Most of the LGBTQ+ individuals interviewed said they would not report cyber harassment to authorities, out of fear of victim-blaming or not being taken seriously. The report documented six cases of individuals who reported being extorted to the authorities, only to end up getting arrested themselves.
The report called on governments to pass laws that ensure the safety of LGBTQ+ individuals. It called on Lebanon to repeal Article 534 of the penal code and recommended the passing of an anti-discrimination law that bans “discrimination, including online, on the grounds of sex, gender, gender identity, and sexual orientation and includes effective measures to identify and address such discrimination.” It also called on authorities to respect article 47 Code of Criminal Procedure which caps detentions without a charge to 48 hours, which “is often violated in practice.”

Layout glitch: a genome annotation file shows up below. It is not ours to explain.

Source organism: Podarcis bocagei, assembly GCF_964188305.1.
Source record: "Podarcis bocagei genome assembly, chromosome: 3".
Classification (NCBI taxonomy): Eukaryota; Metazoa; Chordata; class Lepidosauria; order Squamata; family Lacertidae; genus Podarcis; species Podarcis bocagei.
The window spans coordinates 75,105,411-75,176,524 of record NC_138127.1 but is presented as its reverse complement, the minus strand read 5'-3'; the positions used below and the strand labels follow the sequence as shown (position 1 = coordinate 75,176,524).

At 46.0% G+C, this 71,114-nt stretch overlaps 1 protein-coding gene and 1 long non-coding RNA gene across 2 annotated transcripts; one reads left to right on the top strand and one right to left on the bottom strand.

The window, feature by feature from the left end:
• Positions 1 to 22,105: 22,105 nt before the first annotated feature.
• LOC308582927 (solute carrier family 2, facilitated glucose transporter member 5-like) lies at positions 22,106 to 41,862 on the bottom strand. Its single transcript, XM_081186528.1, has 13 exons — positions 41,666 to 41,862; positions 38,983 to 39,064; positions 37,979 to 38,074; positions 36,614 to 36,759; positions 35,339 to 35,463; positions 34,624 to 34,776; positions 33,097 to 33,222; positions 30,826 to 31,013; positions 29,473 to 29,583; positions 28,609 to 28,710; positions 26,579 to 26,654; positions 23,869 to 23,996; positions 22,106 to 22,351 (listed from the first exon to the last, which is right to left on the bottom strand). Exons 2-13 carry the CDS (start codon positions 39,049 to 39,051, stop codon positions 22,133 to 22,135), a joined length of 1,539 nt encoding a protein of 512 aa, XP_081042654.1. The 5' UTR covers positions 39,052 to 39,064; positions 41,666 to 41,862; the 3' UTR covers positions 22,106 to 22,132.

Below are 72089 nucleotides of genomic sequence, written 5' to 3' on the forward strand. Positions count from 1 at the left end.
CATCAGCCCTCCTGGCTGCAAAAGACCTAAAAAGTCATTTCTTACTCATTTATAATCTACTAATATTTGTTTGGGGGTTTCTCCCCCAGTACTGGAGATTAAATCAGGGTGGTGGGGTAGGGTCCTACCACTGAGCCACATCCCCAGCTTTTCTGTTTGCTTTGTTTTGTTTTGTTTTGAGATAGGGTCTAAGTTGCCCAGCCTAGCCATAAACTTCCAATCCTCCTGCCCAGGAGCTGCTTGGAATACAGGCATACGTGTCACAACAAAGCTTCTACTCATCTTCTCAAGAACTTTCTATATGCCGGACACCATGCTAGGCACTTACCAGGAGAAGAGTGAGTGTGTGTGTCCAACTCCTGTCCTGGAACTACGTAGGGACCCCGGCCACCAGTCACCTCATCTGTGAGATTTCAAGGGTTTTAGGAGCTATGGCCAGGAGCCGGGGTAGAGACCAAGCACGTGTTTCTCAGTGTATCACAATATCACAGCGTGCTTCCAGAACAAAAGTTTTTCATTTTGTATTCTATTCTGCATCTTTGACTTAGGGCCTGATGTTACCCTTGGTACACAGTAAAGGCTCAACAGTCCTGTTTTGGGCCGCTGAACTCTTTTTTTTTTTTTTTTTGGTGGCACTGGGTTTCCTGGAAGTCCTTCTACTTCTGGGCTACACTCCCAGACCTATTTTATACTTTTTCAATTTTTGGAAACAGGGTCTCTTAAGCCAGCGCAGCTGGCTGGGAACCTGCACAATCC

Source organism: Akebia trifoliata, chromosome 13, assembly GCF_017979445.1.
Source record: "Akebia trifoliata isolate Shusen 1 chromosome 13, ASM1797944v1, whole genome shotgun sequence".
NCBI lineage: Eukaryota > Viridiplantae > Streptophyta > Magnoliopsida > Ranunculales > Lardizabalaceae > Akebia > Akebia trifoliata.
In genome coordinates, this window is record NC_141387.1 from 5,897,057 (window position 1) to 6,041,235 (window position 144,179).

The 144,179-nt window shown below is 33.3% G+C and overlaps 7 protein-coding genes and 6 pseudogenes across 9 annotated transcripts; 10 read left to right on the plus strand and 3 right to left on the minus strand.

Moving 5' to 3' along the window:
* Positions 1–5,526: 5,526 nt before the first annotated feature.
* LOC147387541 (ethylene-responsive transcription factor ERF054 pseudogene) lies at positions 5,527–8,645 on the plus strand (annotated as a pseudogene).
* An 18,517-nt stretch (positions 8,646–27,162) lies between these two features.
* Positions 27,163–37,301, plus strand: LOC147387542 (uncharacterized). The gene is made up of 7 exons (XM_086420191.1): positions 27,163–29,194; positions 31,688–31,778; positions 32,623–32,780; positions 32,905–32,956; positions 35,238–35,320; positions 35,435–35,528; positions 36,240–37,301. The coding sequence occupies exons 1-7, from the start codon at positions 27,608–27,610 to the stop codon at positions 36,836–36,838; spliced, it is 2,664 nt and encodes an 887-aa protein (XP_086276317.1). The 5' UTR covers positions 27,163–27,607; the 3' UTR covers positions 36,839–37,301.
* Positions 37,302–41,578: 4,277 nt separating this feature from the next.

Additionally, it called on digital platforms such as Instagram, Grindr and Twitter to prevent online abuse and to “prevent online spaces from becoming tools of state repression. ” It stated that the platforms “are failing to protect users vulnerable to digital targeting.” The report recommended more content moderation (specifically in the Arabic language) and the removal of content that puts LGBTQ+ people at risk.
Three-quarters of the 120 interviews featured in the report were with the affected population. The remaining interviews featured experts “including lawyers and digital rights professionals.” The Coalition for Digital and LGBT rights, made up of local LGBTQ+ groups in the five respective countries, contributed to the research of the report.
“All This Terror Because of a Photo’: Digital Targeting and Its Offline Consequences for LGBT People in the Middle East and North Africa” is available at: